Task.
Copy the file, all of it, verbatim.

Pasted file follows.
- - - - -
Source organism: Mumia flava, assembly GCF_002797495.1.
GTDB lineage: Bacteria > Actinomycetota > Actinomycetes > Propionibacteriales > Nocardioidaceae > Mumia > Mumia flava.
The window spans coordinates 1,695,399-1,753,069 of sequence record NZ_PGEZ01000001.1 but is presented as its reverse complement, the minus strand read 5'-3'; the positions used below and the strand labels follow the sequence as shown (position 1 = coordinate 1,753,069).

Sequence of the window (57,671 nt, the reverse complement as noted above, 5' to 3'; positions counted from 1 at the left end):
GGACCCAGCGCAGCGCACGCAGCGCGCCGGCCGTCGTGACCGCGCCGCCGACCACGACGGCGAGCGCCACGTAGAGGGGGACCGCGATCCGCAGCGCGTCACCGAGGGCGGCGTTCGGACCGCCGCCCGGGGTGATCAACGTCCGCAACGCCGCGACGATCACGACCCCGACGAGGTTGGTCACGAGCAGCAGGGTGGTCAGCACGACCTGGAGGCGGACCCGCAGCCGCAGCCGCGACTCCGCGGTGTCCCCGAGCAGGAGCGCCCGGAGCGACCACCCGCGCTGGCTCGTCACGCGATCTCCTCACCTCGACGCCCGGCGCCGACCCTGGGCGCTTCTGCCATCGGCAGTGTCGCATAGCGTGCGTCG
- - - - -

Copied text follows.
Source organism: Mumia flava, assembly GCF_002797495.1.
GTDB lineage: Bacteria > Actinomycetota > Actinomycetes > Propionibacteriales > Nocardioidaceae > Mumia > Mumia flava.
The window spans coordinates 1,695,399-1,753,069 of sequence record NZ_PGEZ01000001.1 but is presented as its reverse complement, the minus strand read 5'-3'; the positions used below and the strand labels follow the sequence as shown (position 1 = coordinate 1,753,069).

Sequence of the window (57,671 nt, the reverse complement as noted above, 5' to 3'; positions counted from 1 at the left end):
GGACCCAGCGCAGCGCACGCAGCGCGCCGGCCGTCGTGACCGCGCCGCCGACCACGACGGCGAGCGCCACGTAGAGGGGGACCGCGATCCGCAGCGCGTCACCGAGGGCGGCGTTCGGACCGCCGCCCGGGGTGATCAACGTCCGCAACGCCGCGACGATCACGACCCCGACGAGGTTGGTCACGAGCAGCAGGGTGGTCAGCACGACCTGGAGGCGGACCCGCAGCCGCAGCCGCGACTCCGCGGTGTCCCCGAGCAGGAGCGCCCGGAGCGACCACCCGCGCTGGCTCGTCACGCGATCTCCTCACCTCGACGCCCGGCGCCGACCCTGGGCGCTTCTGCCATCGGCAGTGTCGCATAGCGTGCGTCG